Roses are Sweet, Violets are Healthy!

Everyone knows the nursery rhyme, “roses are red, and violets are blue,” but many do not know about the nutritional value of edible flowers, in addition to their beauty and delightful fragrance Here, we will discuss four common edible flowers that grow easily in the cooler months of Houston and provide key nutrients to stay healthy and active.

The Calendula flower, a member of the marigold family, and its petals are high in antioxidants, anti-inflammatories, and help with digestive pain relief. When sautéed in olive oil it has a similar taste to saffron. To grow them, plant Calendula seeds in late November to enjoy the flowers in late winter and spring. Collect dried flowers and its seeds and save them to grow again next fall.

The Onion Chive flower is violet, and tastes similar to onions. This flower provides nutrients such as calcium and potassium for your nervous system, beta-carotene for your vision, vitamin K to improve your blood circulation and folic acid which helps prevent anemia and decrease hypertension. Growing onion chives from seed is very easy. You can start the seed indoors in a dark, warm space (60 to 70 F). When plants are about 6 inches tall, transplant outdoors to a sunny area after the last frost. Leave a couple of dried flowers to save the seeds for next year.

Squash Blossoms are a favorite because of their sweet and delicate taste. They are a rich source of vitamin B9 which supports our bodies to transform what we eat into energy for our day-to-day activities. To grow squash and its blossoms, plant seeds in a sunny space outdoors in late February and keep the soil moistened and rich with organic matter. Harvest male blossoms which will grow on a long stem away from the center. Try coating them with panko and pan frying filled with ricotta cheese and mint. You will be surprised!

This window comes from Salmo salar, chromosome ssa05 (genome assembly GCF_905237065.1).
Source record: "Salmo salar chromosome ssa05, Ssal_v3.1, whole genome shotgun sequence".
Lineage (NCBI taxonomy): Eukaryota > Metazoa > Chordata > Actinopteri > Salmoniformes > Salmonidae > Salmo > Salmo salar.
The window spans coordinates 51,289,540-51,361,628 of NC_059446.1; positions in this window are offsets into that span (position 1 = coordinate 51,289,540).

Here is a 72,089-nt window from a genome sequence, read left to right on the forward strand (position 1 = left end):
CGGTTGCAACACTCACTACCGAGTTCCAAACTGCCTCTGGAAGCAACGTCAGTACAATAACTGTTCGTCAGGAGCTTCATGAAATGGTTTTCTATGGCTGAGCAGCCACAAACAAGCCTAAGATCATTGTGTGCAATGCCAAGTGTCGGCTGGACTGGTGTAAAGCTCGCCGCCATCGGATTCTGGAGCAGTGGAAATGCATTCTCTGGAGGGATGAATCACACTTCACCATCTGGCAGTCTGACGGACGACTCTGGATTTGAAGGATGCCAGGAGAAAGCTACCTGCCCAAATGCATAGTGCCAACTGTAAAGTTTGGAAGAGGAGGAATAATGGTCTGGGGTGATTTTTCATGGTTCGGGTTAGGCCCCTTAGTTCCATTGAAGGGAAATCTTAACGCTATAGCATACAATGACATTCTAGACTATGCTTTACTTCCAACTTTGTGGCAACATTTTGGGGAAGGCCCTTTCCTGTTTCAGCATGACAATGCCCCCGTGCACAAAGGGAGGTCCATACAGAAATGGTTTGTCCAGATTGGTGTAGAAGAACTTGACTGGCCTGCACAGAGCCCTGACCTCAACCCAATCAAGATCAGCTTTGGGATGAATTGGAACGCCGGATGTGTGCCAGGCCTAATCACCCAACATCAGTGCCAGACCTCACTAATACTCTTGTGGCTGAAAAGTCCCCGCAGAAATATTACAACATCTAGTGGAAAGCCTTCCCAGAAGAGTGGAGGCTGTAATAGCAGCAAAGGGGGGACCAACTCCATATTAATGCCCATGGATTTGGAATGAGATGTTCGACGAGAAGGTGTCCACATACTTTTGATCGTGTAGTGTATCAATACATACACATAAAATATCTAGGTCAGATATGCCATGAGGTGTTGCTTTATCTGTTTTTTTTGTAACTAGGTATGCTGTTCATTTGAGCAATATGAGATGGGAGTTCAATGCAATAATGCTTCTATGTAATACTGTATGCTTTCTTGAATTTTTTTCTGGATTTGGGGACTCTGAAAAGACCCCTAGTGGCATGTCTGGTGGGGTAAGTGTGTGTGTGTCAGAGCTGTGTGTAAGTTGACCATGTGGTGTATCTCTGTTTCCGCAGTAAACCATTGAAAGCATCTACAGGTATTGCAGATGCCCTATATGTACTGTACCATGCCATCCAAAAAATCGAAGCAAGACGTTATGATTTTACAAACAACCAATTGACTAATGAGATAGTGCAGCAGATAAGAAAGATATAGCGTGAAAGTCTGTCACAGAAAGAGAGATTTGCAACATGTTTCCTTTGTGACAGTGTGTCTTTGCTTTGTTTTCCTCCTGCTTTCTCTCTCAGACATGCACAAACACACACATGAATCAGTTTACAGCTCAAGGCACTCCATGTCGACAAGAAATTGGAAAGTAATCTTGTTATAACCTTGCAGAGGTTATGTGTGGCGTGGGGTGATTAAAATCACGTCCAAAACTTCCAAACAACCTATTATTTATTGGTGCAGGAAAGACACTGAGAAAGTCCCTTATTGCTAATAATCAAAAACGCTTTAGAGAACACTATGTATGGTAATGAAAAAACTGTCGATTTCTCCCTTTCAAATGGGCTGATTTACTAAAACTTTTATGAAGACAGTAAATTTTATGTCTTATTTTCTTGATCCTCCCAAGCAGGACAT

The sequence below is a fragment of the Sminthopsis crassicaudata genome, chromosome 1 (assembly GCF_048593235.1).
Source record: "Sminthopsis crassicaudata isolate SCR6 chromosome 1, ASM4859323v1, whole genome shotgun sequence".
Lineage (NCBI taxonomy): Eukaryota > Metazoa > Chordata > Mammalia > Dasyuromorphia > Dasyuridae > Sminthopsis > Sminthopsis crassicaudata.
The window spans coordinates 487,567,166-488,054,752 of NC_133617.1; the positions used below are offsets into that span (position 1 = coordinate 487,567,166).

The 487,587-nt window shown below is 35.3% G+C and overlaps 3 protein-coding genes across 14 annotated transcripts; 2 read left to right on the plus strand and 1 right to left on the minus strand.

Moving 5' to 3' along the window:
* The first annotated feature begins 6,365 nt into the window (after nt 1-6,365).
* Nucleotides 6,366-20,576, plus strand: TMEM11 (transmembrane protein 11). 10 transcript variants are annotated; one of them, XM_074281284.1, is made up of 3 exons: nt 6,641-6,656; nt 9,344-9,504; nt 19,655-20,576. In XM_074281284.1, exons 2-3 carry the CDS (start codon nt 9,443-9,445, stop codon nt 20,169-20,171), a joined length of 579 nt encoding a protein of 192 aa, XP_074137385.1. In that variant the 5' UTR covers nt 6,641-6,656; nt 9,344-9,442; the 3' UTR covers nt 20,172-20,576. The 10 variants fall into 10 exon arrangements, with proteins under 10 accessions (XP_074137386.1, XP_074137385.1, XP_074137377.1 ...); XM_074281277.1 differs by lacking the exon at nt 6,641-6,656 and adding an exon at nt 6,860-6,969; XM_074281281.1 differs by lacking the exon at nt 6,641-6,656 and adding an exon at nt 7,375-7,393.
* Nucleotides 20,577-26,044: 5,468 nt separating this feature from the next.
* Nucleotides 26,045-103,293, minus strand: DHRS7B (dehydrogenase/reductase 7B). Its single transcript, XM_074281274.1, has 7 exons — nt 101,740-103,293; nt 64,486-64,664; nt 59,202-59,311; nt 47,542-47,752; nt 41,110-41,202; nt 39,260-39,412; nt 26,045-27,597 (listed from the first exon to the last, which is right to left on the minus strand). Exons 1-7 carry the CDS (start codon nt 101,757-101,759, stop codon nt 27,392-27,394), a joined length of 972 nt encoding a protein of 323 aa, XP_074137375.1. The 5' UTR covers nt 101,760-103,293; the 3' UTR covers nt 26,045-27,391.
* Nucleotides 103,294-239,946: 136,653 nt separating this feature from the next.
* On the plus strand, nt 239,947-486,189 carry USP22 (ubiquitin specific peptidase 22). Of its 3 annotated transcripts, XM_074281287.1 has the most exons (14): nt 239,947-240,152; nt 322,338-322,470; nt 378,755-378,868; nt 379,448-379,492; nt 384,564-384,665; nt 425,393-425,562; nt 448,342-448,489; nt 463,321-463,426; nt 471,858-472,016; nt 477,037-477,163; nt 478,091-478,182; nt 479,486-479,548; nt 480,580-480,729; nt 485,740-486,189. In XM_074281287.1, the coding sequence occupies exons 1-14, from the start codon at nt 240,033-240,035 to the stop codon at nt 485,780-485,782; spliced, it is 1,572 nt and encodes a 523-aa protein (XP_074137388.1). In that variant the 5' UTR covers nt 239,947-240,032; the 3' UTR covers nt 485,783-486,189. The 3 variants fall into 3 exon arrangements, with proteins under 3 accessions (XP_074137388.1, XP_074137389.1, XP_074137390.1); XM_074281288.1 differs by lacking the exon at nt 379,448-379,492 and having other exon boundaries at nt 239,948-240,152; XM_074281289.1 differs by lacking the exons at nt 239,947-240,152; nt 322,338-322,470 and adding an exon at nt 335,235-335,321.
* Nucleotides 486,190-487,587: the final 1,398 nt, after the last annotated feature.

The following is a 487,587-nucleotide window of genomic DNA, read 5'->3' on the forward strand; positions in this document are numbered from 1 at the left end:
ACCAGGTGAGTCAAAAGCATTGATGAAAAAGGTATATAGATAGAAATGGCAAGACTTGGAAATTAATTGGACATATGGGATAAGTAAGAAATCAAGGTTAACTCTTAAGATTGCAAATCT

Violets and plant leaves are sweet and high in vitamins A and C. Vitamin A is important to protect your bones and reproductive system, and it also improves respiratory capacity. Vitamin C on the other hand, supports the production of collagen, iron absorption and wound healing. You can add flowers to salads, sautée with veggies or steep as a tea. To enjoy violet flowers in Houston, we recommend buying them at a nursery in November and planting them in a partly sunny, partly shady spot with good access to water and rich soil.  Violets will often produce seeds in spring and start growing again in the cooler days of fall.

Another favorite and easy-to-grow edible flower are nasturtiums which have a peppery-radish taste that will add a great flavor boost to your salads. Highly nutritious, nasturtiums have good levels of vitamin C to support your immune system, iron, and vitamins B1, B2 and B3 that help your body to assimilate proteins, increasing your body’s energy! Nasturtium plants thrive in Houston’s cool weather seasons so you may see them in the spring climbing, cascading or in bushes everywhere! To grow them, plant seeds in late November and maintain moist soil in a morning sun location. After they finish flowering and the weather gets too warm, the plants will form seed pods so be sure and collect these to plant in your fall garden.

These are just a few of the edible flowers that grow easily in the cool days of winter and spring.  As with any new food, we suggest that you taste a sample first to avoid any allergic or digestive issues.  To start your garden of herbs and flowers, take our FREE Webinar: Herbs for Small Spaces and Containers by Sherry Cruse.

Paula Balbontin grew up on a farm in Chile.  She is passionate about using our creative human capacity, affordable technologies, and new education models to build sustainable solutions for growing healthy food in Houston.

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